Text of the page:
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Jeroen W. Pluimers on .NET, C#, Delphi, databases, and personal interests

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Archive for the ‘*nix-tools’ Category

Listing information on all active interfaces on MacOS part 1: getting the active interface names

Posted by jpluimers on 2021/07/29

Listing Listing information on all active interfaces on MacOS is a process involving multiple pieces, which then can be combined together.

Listing all active interfaces try 1

This involves both the -l (list with optional criteria) and -u parameter (the up criterion) as per excerpts from the [Archive.is] ifconfig(8) [osx man page] / [WayBack] ifconfig Man Page – macOS – SS64.com:

NAME
     ifconfig -- configure network interface parameters

SYNOPSIS
     ...
     ifconfig -l [-d] [-u] [address_family]
     ...

DESCRIPTION
     The ifconfig utility is used to assign an address to a network interface and/or configure network interface parameters.

     The following options are available:

     ...

     address_family
             Specify the address family which affects interpretation of the remaining parameters.  Since an interface can receive transmissions
             in differing protocols with different naming schemes, specifying the address family is recommended.  The address or protocol fami-
             lies currently supported are ``inet'', ``inet6'', and ``link''.  The default is ``inet''.  ``ether'' and ``lladdr'' are synonyms
             for ``link''.

     ...

     The -l flag may be used to list all available interfaces on the system, with no other additional information.  Use of this flag is mutually
     exclusive with all other flags and commands, except for -d (only list interfaces that are down) and -u (only list interfaces that are up).

Example:

ifconfig -l -u

Each interface on one line:

ifconfig -l -u | xargs -n1 echo

The problem is that on my system, it also lists bridges as active, whereas they are not:

# ifconfig -l -u | xargs -n1 echo
lo0
en1
en2
en0
p2p0
awdl0
bridge0
utun0
en10

# ifconfig bridge0
bridge0: flags=8863<UP,BROADCAST,SMART,RUNNING,SIMPLEX,MULTICAST> mtu 1500
    options=63<RXCSUM,TXCSUM,TSO4,TSO6>
    ether 6a:00:02:9a:23:f0 
    Configuration:
        id 0:0:0:0:0:0 priority 0 hellotime 0 fwddelay 0
        maxage 0 holdcnt 0 proto stp maxaddr 100 timeout 1200
        root id 0:0:0:0:0:0 priority 0 ifcost 0 port 0
        ipfilter disabled flags 0x2
    member: en1 flags=3<LEARNING,DISCOVER>
            ifmaxaddr 0 port 5 priority 0 path cost 0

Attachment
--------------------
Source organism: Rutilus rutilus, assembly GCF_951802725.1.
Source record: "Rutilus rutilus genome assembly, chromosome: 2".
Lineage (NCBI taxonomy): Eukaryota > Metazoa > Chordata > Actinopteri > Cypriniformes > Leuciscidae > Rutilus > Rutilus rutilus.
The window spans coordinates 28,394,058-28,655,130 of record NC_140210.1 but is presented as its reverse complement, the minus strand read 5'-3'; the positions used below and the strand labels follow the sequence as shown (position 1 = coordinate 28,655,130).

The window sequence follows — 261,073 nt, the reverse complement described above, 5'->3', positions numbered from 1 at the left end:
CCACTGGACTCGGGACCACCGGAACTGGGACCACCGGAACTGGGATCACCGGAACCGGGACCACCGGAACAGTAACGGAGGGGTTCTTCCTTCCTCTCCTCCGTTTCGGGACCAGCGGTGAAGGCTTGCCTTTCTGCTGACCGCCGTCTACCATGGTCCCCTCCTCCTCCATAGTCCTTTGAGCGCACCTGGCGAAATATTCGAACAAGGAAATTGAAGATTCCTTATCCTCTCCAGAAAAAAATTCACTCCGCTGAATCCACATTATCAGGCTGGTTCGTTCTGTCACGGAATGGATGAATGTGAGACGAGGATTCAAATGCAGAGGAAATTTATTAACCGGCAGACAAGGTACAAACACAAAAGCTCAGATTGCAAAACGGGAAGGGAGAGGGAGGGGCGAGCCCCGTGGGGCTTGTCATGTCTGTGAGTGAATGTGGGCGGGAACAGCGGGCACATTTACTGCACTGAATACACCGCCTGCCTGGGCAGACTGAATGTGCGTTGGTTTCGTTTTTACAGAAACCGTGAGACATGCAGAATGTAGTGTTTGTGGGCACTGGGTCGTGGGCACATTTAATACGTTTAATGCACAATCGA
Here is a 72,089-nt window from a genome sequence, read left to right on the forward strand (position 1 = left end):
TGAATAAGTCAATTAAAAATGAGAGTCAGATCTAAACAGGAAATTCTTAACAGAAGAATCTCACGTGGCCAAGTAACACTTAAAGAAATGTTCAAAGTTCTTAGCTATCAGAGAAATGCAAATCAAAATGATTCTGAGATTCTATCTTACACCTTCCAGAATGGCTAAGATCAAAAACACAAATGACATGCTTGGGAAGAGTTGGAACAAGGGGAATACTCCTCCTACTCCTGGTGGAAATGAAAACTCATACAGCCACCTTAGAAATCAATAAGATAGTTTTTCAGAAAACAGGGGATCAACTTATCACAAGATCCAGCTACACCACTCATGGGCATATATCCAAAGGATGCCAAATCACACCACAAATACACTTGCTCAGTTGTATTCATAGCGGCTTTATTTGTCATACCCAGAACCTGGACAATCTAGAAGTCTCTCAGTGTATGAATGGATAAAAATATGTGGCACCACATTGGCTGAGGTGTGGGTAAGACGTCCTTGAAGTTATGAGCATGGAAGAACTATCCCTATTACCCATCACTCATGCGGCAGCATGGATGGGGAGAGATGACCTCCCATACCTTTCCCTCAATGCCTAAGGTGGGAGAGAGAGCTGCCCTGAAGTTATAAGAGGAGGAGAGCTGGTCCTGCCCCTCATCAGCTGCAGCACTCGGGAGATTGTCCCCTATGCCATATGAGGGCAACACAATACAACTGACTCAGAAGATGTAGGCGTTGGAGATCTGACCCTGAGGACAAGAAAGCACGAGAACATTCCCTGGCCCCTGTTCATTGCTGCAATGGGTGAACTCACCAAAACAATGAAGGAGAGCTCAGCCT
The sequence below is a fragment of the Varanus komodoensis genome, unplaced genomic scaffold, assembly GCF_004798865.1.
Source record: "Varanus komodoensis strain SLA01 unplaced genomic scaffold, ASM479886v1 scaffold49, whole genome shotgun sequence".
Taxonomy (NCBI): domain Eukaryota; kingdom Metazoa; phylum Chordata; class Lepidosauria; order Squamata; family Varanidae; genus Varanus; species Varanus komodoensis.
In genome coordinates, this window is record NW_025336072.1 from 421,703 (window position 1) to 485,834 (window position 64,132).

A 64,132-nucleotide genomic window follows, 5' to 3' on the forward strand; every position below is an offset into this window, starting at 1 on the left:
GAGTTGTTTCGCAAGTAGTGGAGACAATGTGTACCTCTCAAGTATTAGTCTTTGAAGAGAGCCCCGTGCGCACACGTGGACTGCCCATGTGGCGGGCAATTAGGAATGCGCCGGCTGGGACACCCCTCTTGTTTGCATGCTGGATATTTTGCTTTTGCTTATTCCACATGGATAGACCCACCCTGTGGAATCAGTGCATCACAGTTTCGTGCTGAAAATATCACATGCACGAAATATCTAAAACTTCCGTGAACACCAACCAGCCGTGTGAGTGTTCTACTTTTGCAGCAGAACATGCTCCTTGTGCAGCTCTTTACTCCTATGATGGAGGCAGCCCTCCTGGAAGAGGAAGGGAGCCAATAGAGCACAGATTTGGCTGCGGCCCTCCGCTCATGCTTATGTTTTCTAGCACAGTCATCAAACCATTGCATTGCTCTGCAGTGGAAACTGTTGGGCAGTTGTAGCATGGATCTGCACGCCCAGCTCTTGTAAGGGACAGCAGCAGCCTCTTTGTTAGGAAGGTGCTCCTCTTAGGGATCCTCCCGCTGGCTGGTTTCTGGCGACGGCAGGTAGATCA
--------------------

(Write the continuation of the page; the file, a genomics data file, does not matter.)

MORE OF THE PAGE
member: en2 flags=3<LEARNING,DISCOVER>
            ifmaxaddr 0 port 6 priority 0 path cost 0
    Address cache:
    nd6 options=201<PERFORMNUD,DAD>
    media: 
    status: inactive

So this is where the MacOS and BSD documentation is inaccurate.

Interface types

The above interfaces are many more than just ethernet or WiFi interfaces; there is a list at [WayBack] macos – What are en0, en1, p2p, and so on, that are displayed after executing ifconfig? – Stack Overflow by [WayBackmcint:

In arbitrary order of my familarity / widespread relevance:

lo0 is loopback.

en0 at one point “ethernet”, now is WiFi (and I have no idea what extra en1 or en2 are used for).

fw0 is the FireWire network interface.

stf0 is an IPv6 to IPv4 tunnel interface to support the transition from IPv4 to the IPv6 standard.

gif0 is a more generic tunneling interface [46]-to-[46].

awdl0 is Apple Wireless Direct Link

p2p0 is related to AWDL features. Either as an old version, or virtual interface with different semantics than awdl.

many VPNs will add additional devices, often “utun#” or “utap#” following TUN/TAP (L3/L2)virtual networking devices.

More on AWDL at [WayBack] ios – What is AWDL (Apple Wireless Direct Link) and how does it work? – Stack Overflow.

Listing all active interfaces try 2

Read the rest of this entry »

Posted in *nix, *nix-tools, Apple, bash, Development, ifconfig, Mac OS X / OS X / MacOS, Power User, Scripting, Software Development | Leave a Comment »

-r argument to pipe (no argument for MacOS)- If no input is given to xargs, don’t let xargs run the utility – Unix & Linux Stack Exchange

Posted by jpluimers on 2021/07/28

TL;DR

There is a non-standard -r option to xargs that allows it to skip executing when there are no arguments at all.

On some operating systems, the -r is default.